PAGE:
Now, that doesn’t sound very fair, does it? Sadly, that’s just one manifestation of algorithm bias, a problem that affects us on a level far deeper than we may realise.
The issue of bias in algorithms
In a nutshell, algorithm bias happens when a computer program produces output that shows preference towards or excludes a group of users, based on a particular categorical distinction. Unfortunately, the most obvious manifestations of this in machine learning tend to be discriminatory.
Simply said, if algorithms were people, they would be subject to the same scrutiny people come under. For example, if someone demonstrated that they could be racist, sexist and discriminatory towards others, wouldn’t you say something or do something about it?
Let’s look deeper into how algorithms are just as flawed as human beings and understand the impact of flawed or imperfect algorithms or more known as algorithm bias can have on people’s lives.
Can algorithms be ‘racist’?
I read a study published in 2019 that closely examined a widely used algorithm in allocating health care in the United States. To optimise the process of identifying which patients need help the most, health care systems take advantage of carefully constructed algorithms that read mountains of data from patients across the country. This particular algorithm assessed patient priority based on how much it would cost a healthcare provider to treat them.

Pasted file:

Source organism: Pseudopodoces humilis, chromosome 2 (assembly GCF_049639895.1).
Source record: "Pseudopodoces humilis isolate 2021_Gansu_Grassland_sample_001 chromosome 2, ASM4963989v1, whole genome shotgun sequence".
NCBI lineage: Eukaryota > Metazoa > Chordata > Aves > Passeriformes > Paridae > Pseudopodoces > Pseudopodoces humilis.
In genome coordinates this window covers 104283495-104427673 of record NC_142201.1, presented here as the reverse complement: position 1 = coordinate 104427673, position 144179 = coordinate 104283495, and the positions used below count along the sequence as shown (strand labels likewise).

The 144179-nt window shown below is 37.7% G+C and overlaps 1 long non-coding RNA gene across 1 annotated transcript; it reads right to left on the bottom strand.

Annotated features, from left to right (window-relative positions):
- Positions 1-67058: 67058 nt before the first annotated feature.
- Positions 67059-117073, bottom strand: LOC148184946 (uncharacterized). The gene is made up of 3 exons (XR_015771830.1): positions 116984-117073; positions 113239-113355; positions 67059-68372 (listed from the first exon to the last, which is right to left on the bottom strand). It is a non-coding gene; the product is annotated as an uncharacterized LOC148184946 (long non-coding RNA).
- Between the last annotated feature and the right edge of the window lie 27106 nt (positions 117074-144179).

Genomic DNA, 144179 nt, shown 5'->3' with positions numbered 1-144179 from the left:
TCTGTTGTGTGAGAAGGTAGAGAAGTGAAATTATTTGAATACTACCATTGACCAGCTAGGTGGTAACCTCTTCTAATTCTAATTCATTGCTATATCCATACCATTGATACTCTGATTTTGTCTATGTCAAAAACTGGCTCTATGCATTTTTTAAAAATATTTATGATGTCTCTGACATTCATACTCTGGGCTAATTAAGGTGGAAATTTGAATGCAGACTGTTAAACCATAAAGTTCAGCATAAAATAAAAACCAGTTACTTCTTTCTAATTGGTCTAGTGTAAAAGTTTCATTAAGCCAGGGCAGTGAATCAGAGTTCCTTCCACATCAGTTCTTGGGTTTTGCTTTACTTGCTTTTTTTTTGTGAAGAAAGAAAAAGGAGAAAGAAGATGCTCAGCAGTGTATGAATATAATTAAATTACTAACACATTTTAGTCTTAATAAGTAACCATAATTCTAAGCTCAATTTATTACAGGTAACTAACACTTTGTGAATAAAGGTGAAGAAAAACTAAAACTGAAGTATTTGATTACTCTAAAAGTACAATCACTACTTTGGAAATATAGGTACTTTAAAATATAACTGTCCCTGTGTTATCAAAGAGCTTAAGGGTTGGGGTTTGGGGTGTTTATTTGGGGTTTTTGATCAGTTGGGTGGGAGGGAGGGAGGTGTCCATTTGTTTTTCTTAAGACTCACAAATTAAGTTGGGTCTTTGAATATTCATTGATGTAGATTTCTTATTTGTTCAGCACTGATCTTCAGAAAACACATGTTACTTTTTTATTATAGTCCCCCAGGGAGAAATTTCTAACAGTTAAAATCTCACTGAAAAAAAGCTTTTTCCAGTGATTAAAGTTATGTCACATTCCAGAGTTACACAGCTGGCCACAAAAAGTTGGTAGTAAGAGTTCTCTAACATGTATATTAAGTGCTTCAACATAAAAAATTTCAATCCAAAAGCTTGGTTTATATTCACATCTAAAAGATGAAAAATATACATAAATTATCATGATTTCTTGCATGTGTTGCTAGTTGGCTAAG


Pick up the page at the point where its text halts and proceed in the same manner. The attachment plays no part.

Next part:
While this works on paper, it doesn’t take into account the fact that black patients don’t have the same level of access to health care as white patients, which means less money is spent on them. Thus, the results showed that black patients were at lower risk than white patients; in reality, though, fixing the algorithm bias would mean that more than twice as many black patients would be able to get much-needed assistance.
Another example was shared by MIT grad student Joy Buolamwini in an amazing TED Talk. In her talk, Joy recounted an instance in which facial analysis software couldn’t detect her face. She realised that the people who wrote the algorithm failed to account for a wider range of facial structures and skin tones, thereby creating a bias towards faces and skin tones belonging to a certain group of people—or as she called it, ‘coded gaze’.
This doesn’t just affect software. Algorithms are also present in hardware. Take for example when Nikon cameras equipped with a blink detection feature wouldn’t snap photos of many of its Asian users because the software ‘thought’ their eyes were never open.
Do you own an Alexa? Then you might know about this next problem. Amazon Alexa often struggles to recognise different accents. Only those with British or American English accents are the ones most easily detected by Alexa, which others find themselves having to repeat themselves over and over again.
And even worse, in 2015, Google’s photo-recognition tool mistakenly tagged a photo of two black people as gorillas.
Algorithm bias doesn’t just extend to incidental racism; as it turns out, algorithms can lead to sex- and gender-related discrimination as well.
Can algorithms be ‘sexist’?